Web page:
Life, People

The Observer: Practicing Detachment

Much of humanity is primarily motivated by anger and fear — anger over a job that people don’t like and the people in the workplace or it could be that someone is angry with someone else because of unmet expectations. In a situation like this, it is always worthwhile to check, is it really because of the thoughts, words, and actions of others in the past, or is it because of our own thoughts, words, and actions in the moment?
When I find myself in situations like these where my blood is boiling or my stomach is churning, I try to get into the habit of stepping outside myself and becoming the observer. This practice is easier to do in the heat of the moment if you’ve practiced it before the battle gets started.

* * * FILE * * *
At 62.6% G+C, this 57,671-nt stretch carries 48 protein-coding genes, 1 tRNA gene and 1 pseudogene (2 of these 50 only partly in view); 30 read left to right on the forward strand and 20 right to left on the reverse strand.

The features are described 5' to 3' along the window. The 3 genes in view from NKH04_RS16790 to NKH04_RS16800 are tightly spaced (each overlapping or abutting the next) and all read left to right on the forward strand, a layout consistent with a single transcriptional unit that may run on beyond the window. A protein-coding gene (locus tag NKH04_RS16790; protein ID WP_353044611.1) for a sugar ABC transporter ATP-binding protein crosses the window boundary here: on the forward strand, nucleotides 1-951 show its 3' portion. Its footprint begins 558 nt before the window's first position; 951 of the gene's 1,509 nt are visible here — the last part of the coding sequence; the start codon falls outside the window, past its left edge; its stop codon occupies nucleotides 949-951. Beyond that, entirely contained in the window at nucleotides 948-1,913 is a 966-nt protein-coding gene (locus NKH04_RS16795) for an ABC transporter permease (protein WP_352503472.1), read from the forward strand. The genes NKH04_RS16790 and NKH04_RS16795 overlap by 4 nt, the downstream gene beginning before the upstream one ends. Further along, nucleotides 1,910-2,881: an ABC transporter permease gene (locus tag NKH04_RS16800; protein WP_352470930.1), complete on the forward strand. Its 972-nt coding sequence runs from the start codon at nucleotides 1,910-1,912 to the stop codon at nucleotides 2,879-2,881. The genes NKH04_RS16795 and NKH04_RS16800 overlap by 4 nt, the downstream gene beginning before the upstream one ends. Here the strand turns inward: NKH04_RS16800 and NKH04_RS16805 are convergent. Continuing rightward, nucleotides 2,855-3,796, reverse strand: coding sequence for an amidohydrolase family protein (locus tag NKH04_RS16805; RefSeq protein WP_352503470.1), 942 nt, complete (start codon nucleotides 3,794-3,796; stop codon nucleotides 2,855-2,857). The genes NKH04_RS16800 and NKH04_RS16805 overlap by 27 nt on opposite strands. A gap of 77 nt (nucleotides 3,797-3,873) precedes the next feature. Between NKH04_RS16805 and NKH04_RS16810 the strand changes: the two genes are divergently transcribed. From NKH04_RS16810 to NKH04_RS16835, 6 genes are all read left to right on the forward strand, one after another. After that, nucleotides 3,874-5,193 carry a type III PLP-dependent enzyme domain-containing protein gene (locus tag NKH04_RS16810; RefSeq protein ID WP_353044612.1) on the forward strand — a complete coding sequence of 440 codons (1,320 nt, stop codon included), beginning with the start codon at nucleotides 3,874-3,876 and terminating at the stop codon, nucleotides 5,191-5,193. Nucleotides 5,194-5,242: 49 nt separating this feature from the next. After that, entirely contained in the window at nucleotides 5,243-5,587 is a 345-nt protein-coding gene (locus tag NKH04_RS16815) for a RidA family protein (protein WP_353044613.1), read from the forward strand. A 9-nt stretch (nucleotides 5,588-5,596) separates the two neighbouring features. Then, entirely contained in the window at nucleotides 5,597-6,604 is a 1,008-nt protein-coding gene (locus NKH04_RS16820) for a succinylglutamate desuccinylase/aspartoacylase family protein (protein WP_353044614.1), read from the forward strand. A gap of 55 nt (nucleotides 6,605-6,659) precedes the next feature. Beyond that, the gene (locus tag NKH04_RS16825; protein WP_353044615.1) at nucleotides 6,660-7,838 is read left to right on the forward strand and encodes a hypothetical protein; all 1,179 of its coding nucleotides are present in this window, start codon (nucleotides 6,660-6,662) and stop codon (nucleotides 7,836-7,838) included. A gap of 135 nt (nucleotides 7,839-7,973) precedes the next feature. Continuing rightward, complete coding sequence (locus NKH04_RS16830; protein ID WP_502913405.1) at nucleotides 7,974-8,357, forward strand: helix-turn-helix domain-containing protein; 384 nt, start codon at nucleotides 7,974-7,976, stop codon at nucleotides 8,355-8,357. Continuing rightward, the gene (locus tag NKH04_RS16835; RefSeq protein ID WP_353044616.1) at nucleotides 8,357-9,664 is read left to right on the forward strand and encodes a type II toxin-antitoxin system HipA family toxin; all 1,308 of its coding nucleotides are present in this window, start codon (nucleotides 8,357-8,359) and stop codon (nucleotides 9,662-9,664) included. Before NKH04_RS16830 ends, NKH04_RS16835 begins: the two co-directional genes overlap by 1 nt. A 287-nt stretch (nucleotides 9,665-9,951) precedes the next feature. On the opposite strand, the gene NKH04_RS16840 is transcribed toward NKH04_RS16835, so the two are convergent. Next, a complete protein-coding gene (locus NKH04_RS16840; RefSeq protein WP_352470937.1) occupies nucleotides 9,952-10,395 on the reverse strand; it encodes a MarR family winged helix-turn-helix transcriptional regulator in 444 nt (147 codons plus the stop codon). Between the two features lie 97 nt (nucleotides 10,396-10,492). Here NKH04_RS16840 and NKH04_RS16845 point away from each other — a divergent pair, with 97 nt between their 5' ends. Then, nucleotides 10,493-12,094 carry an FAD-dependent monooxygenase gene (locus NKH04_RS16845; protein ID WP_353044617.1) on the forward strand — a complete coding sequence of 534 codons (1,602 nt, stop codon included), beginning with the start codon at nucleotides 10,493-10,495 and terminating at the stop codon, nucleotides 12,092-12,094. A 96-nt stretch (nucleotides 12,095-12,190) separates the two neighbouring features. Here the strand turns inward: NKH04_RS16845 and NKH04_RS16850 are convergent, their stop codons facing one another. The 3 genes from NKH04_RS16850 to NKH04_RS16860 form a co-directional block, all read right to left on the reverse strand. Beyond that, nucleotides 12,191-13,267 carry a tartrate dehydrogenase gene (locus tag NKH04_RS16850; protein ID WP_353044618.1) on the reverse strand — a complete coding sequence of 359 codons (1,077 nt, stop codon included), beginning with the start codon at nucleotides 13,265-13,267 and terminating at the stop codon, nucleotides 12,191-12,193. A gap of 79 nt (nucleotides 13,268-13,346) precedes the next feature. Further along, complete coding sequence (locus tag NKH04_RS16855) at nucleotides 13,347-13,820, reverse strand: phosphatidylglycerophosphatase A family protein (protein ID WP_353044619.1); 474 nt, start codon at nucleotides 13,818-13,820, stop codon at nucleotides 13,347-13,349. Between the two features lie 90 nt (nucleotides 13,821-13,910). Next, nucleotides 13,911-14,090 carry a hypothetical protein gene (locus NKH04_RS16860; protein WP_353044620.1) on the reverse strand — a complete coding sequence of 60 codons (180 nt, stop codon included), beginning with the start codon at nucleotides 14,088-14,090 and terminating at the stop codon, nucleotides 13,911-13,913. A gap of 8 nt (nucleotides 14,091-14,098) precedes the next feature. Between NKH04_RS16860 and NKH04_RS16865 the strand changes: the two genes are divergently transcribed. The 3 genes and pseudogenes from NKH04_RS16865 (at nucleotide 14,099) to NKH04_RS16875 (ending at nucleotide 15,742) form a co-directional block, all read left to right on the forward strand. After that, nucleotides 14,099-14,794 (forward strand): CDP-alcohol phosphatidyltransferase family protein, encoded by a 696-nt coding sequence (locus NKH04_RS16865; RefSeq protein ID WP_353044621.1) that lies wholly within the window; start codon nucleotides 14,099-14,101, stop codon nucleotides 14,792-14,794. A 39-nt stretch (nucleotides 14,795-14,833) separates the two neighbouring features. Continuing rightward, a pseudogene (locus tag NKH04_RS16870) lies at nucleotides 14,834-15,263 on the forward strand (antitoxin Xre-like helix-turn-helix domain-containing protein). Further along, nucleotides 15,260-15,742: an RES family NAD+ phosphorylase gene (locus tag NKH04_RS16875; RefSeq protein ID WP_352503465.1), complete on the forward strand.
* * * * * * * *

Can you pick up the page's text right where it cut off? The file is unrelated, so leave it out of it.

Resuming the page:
Detaching releases the tension, diffuses the negative energy, and helps us to see the insignificance of events in the whole scheme of things. It also gives us a chance to see what lessons we might need to learn.

By responding harshly or selfishly, we simply make matters worse. To act as usual with compassion is always the root of relationships and the road to relief, but without attachment to the outcome.